March 16, 2011
Written by Edwin Dysinger
With warmer weather and daffodils blooming we realize that we are quickly coming up on the time to get a garden in. But, in a world where meals are available at the push of a button and the swipe of a credit card, why would anyone want to garden?
Here are some of my reasons:
- It’s “down to earth”, a fundamental human activity. I believe that the garden is where we began as humans. We can’t get much more basic. This reminds me of a bumper sticker I saw years ago, “Agriculture - the only Essential Industry”
- It’s real. Life is getting so complicated, so far removed from reality, so virtual. I love dealing with dirt, bugs and living things. And having to work withthe realities that come my way – protecting from frost, managing drought, working to reduce disease pressure. This is real life!
- It provides close contact with nature. So many of us today go from a climate controlled home, to a climate controlled vehicle, to a climate controlled office, where we stare at nature scene wallpapers on our screens – how much time are we spending in the real world? Science has begun to recognize the benefits of “green time” for children and others. Some even speak of “nature deficit syndrome”. Gardening is a wonderful corrective!
- It gives me time in fresh air, and sunshine., and it gives me a mild workout. I have been told that these things are all good for me. I know that they feel good!
- It makes you sweat. Most of us prefer to avoid sweat. It doesn’t feel good on our skin. It doesn’t smell good. Its messy. But I’m learning to embrace sweat. Adam was told that he would eat by the sweat of his brow. I believe this is God’s will for me. I am also learning that in general, the sweatier I get, and the worse I feel on the outside, the better I feel on the inside. Sweat is a purifier. It is one of the body’s means of excreting poisons – not just physically, but mentally. Just try sweating up a storm doing something useful and see how good you feel about yourself.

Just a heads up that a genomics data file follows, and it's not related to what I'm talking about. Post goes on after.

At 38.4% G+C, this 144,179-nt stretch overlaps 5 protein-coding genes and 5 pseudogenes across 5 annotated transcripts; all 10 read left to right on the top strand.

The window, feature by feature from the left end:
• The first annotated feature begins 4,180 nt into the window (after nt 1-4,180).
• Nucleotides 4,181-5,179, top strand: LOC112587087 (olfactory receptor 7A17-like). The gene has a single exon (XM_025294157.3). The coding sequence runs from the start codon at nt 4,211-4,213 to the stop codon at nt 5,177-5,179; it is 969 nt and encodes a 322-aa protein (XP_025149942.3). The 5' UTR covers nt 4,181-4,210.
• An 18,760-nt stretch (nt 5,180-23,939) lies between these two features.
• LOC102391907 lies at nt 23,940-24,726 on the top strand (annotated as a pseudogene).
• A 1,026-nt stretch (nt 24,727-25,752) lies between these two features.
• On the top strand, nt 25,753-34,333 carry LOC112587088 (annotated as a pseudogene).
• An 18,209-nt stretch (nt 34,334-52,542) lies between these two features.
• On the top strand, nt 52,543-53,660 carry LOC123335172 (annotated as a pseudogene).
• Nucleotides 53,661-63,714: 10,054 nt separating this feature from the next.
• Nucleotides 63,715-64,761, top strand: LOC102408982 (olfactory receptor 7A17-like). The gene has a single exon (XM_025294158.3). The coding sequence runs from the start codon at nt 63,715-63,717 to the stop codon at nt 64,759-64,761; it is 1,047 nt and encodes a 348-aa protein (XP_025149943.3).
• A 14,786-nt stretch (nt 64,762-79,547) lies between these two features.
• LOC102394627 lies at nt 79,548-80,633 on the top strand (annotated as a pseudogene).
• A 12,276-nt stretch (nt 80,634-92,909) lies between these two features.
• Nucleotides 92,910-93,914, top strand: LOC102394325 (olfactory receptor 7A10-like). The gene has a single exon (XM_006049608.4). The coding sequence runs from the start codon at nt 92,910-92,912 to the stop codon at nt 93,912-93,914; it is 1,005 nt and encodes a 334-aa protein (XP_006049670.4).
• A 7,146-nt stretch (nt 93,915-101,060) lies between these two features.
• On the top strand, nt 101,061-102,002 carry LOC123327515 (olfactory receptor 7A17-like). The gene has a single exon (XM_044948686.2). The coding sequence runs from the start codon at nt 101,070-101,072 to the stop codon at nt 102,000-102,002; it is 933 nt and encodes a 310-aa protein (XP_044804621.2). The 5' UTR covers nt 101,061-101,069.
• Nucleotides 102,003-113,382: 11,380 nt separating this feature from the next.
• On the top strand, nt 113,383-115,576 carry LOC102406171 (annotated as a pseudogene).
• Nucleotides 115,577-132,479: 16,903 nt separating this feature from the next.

- It provides wholesome whole food for the table. We all know we need to eat more fruits and vegetables. What better incentive to eat those fruits and veggies than to grow them yourself? Besides, what you grow will be fresher, better tasting and better for you than the stuff that was picked two weeks ago in California.
- Perhaps even more than having healthy food on my table, I appreciate the satisfaction that comes from knowing that most of what I ate, came from my land and my effort. Today (Wednesday, March 9), for example, we had a soup –potatoes from last summer, beet picked last Thursday, carrots pulled on Monday, cabbage picked last month, and canned tomato sauce from last summer; a mess of misc. mustard greens picked yesterday, and spinach salad also picked yesterday, all from our garden. A meal like that gives a sense of satisfaction to my stomach, heart and mind.
- It saves money (at least if you don’t cost your time!).
- Often there are times when many hands make light work in the garden. Gardening with others, family or friends, is more than just growing food. It is an opportunity to grow family and community by working together for a common purpose. During the summer on our farm, we save certain jobs that need more hands for the evening, when the day is getting cooler and more mellow. As we all work together we have time to discuss issues, tell stories, sing and in general, to just connect. It’s great!
- It’s good for my character. Gardening isn’t easy. There are often setbacks. There are usually challenges, problems to be solved or surmounted. But facing these things builds backbone. Is there anything wrong with that?
So, are you ready to put in a garden?
If you would like to experience some of the above mentioned joys of gardening this spring but perhaps are unsure of how, my brother John and I will be putting on a “Growing Healthy Foods” workshop on Sunday, March 20, from 2-5 PM in the Fellowship Hall at Martin Memorial Church, 900 Hwy 50 West in Centerville. We will be sharing things we have learned over 12 years of organic gardening for market, about soil preparation, strategies for weed and pest management, special tools and much more. And we would love to see you there! For more information call: 931-583-2795 or 931-583-2701.
Blessings to you Edwin